LONDON (Reuters) - Sam Allardyce will remain as West Ham United manager next season, the Premier League club said on Tuesday, although he will be expected to deliver a more entertaining style of play.
The 59-year-old steered the east London side to 13th place in their second season back in the top flight, but came in for criticism from fans for the manner in which the team played.
The team was booed by supporters after a 2-1 league win over Hull City in March, having failed to dominate the opposition despite playing against ten men for over an hour.
They also faced jeers after defeat by West Bromwich Albion the following month, with Allardyce’s supposed long ball tactics failing to satisfy those craving more eye-catching methods at a club once noted for its enterprising style.
“We have a very clear vision of how we want West Ham United to operate under our joint ownership,” joint-chairmen David Sullivan and David Gold said in a statement on the club website (www.whufc.com), following lengthy talks with Allardyce.
”Although not everybody understands the West Ham way, we do and we respect it as we have been supporters all our lives. We believe this is about a philosophy that is not just about the style of play, but the whole ethos that surrounds the club.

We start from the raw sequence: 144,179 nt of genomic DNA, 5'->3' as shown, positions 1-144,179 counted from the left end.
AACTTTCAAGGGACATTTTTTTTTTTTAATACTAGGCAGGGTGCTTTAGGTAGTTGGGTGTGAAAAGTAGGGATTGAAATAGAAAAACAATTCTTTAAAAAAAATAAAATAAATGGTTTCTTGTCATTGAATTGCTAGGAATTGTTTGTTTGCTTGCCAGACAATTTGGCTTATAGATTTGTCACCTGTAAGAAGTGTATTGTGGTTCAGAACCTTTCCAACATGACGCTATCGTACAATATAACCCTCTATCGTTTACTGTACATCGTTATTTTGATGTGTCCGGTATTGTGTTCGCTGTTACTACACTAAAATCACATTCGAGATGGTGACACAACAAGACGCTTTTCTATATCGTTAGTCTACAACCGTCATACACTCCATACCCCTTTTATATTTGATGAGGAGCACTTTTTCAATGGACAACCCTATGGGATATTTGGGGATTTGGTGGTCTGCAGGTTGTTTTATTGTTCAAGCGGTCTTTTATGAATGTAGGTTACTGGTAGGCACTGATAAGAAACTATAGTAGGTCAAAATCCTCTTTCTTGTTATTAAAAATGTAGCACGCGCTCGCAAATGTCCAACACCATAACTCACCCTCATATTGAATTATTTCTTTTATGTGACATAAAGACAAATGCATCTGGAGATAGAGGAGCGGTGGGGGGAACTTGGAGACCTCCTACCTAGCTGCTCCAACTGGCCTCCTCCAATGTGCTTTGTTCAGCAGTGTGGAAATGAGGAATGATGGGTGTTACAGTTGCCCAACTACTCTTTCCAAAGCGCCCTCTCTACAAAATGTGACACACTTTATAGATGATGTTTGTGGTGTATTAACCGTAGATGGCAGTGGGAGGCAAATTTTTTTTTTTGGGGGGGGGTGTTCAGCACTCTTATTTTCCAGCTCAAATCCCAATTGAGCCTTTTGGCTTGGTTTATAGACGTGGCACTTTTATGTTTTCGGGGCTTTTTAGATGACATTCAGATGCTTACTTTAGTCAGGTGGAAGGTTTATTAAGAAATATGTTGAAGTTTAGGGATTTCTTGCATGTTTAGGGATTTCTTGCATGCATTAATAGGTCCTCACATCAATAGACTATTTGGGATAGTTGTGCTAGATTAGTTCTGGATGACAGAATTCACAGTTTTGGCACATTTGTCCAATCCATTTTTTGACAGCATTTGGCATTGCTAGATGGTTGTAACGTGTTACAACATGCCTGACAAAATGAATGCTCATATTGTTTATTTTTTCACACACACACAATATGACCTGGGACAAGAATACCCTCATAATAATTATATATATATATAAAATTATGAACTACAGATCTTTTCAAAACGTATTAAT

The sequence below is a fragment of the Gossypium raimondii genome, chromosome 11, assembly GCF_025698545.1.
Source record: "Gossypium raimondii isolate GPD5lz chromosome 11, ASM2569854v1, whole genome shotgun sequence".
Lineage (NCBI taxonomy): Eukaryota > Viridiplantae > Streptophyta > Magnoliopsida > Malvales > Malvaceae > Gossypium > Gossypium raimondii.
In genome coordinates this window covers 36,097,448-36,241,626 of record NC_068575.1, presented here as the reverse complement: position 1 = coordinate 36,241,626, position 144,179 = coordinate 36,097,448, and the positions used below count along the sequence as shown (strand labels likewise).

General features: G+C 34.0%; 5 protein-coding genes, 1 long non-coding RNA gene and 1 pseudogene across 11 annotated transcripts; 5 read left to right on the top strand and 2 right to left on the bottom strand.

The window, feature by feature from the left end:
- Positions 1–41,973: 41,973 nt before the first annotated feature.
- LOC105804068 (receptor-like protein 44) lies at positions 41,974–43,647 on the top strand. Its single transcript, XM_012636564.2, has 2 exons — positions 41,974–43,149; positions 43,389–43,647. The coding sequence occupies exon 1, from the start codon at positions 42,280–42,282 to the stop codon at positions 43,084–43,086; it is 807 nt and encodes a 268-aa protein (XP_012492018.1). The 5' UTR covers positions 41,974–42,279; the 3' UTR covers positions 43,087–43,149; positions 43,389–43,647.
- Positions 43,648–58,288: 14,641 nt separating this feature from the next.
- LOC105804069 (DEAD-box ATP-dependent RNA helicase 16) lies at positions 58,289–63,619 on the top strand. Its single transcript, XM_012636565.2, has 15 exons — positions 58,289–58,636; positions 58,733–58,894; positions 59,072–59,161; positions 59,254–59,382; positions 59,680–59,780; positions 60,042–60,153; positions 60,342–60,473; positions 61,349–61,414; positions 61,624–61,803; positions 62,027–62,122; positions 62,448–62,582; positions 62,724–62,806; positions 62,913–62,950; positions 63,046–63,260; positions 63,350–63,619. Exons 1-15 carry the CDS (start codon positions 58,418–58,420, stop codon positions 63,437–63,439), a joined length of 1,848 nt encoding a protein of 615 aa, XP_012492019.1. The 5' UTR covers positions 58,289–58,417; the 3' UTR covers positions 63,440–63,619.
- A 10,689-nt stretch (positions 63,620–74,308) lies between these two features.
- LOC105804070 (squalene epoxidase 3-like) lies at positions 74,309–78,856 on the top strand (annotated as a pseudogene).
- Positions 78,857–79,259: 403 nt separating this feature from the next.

“Sam was asked to give us a detailed presentation on his vision for next season and during this he assured us that he can deliver that ethos to West Ham United and we have agreed to support him with the resources that he needs.”
The club will hire a new attacking coach and overhaul the scouting and recruitment operation. Funds will be available for investment in the squad.
Allardyce joined West Ham in June 2011 and guided them to promotion from the second-tier Championship before securing a 10th-place finish in the Premier League the next season.
They were hampered this season by a number of injuries, including a lengthy layoff to record signing Andy Carroll, and were in the relegation zone around the turn of the year.
They ultimately pulled away from the drop zone and Sullivan and Gold said they had to balance ensuring their Premier League survival with entertainment on the pitch ahead of a move to London’s Olympic Stadium in 2016.
“I look forward to taking the club forward and improving the squad for next season to try and achieve the plans we have set out in our very productive meeting last week,” former Bolton, Newcastle and Blackburn manager Allardyce said.
Reporting by Josh Reich, editing by Ed Osmond